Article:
Practical implications – The results suggest that the office environment has an influence on perceived managerial leadership. This means office design should be considered in relation to leadership style in order for an organization to be successful.

    Originality/value – To the authors' knowledge, no other study has investigated the relationship between office environment and managerial leadership.

  • 29. Brenner, M. Harvey
    et al.
    Andreeva, Elena
    Theorell, Töres
    Stockholm University, Faculty of Social Sciences, Stress Research Institute.
    Goldberg, Marcel
    Westerlund, Hugo
    Stockholm University, Faculty of Social Sciences, Stress Research Institute.
    Leineweber, Constanze
    Stockholm University, Faculty of Social Sciences, Stress Research Institute.
    Magnusson Hanson, Linda L.
    Stockholm University, Faculty of Social Sciences, Stress Research Institute.
    Imbernon, Ellen
    Bonnaud, Sophie
    Organizational downsizing and depressive symptoms in the European recession: the experience of workers in France, Hungary, Sweden and the United kingdom2014In: PLOS ONE, E-ISSN 1932-6203, Vol. 9, no 5, article id e97063Article in journal (Refereed)
    Abstract [en]

    Background: Organizational downsizing has become highly common during the global recession of the late 2000s with severe repercussions on employment. We examine whether the severity of the downsizing process is associated with a greater likelihood of depressive symptoms among displaced workers, internally redeployed workers and lay-off survivors. Methods: A cross-sectional survey involving telephone interviews was carried out in France, Hungary, Sweden and the United Kingdom. The study analyzes data from 758 workers affected by medium-and large-scale downsizing, using multiple logistic regression. Main Results: Both unemployment and surviving layoffs were significantly associated with depressive symptoms, as compared to reemployment, but the perceived procedural justice of a socially responsible downsizing process considerably mitigated the odds of symptoms. Perception of high versus low justice was assessed along several downsizing dimensions. In the overall sample, chances to have depressive symptoms were significantly reduced if respondents perceived the process as transparent and understandable, fair and unbiased, well planned and democratic; if they trusted the employer's veracity and agreed with the necessity for downsizing. The burden of symptoms was significantly greater if the process was perceived to be chaotic. We further tested whether perceived justice differently affects the likelihood of depressive symptoms among distinct groups of workers. Findings were that the odds of symptoms largely followed the same patterns of effects across all groups of workers. Redeploying and supporting surplus employees through the career change process-rather than forcing them to become unemployed-makes a substantial difference as to whether they will suffer from depressive symptoms. Conclusions: While depressive symptoms affect both unemployed and survivors, a just and socially responsible downsizing process is important for the emotional health of workers.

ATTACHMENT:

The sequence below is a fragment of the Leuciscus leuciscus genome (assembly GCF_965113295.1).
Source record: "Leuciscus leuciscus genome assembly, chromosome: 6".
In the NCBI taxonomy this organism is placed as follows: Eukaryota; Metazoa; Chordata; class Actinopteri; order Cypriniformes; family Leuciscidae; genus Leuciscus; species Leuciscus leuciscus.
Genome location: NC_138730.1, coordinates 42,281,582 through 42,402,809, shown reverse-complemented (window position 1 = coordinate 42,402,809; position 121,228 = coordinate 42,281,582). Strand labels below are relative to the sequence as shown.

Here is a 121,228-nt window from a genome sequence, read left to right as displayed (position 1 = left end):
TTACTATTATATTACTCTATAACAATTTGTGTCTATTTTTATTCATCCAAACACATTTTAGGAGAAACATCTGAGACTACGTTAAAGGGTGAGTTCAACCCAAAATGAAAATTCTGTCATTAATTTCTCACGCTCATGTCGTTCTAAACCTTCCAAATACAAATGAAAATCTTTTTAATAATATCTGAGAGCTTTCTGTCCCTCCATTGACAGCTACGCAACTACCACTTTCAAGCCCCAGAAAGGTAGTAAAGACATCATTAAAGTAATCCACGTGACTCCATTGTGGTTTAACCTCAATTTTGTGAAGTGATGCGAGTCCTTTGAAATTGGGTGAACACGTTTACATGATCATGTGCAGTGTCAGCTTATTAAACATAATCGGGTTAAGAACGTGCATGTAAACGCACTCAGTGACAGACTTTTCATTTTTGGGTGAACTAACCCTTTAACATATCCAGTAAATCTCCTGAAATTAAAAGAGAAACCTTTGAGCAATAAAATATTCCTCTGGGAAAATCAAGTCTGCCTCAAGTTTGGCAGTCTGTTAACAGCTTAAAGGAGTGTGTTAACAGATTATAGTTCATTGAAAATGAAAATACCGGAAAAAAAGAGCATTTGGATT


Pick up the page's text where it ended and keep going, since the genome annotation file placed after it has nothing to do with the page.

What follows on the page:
• 30. Canivet, Catarina
    et al.
    Aronsson, Gunnar
    Stockholm University, Faculty of Social Sciences, Department of Psychology, Work and organizational psychology.
    Bernhard-Oettel, Claudia
    Stockholm University, Faculty of Social Sciences, Department of Psychology, Work and organizational psychology.
    Leineweber, Constanze
    Stockholm University, Faculty of Social Sciences, Stress Research Institute.
    Moghaddassi, Mahnaz
    Stengård, Johanna
    Stockholm University, Faculty of Social Sciences, Department of Psychology, Work and organizational psychology.
    Westerlund, Hugo
    Stockholm University, Faculty of Social Sciences, Stress Research Institute.
    Östergren, Per-Olof
    The negative effects on mental health of being in a non-desired occupation in an increasingly precarious labour market2017In: SSM - Population Health, ISSN 2352-8273, Vol. 3, p. 516-524Article in journal (Refereed)
    Abstract [en]

    Precarious employment has been associated with poor mental health. Moreover, increasing labour market precariousness may cause individuals to feel ‘locked-in’, in non-desired workplaces or occupations, out of fear of not finding a new employment. This could be experienced as a ‘loss of control’, with similar negative health consequences. It is plausible that the extent to which being in a non-desired occupation (NDO) or being in precarious employment (PE) has a negative impact on mental health differs according to age group. We tested this hypothesis using data from 2331 persons, 18–34, 35–44, and 45–54 years old, who answered questionnaires in 1999/2000, 2005, and 2010. Incidence rate ratios (IRR) were calculated for poor mental health (GHQ-12) in 2010, after exposure to NDO and PE in 1999/2000 or 2005. NDO and PE were more common in the youngest age group, and they were both associated with poor mental health. In the middle age group the impact of NDO was null, while in contrast the IRR for PE was 1.7 (95% CI: 1.3–2.3) after full adjustment. The pattern was completely the opposite in the oldest age group (adjusted IRR for NDO 1.6 (1.1–2.4) and for PE 0.9 (0.6–1.4)). The population attributable fraction of poor mental health was 14.2% and 11.6%, respectively, for NDO in the youngest and oldest age group, and 17.2% for PE in the middle age group. While the consequences of PE have been widely discussed, those of NDO have not received attention. Interventions aimed at adapting work situations for older individuals and facilitating conditions of job change in such a way as to avoid risking unemployment or precarious employment situations may lead to improved mental health in this age group.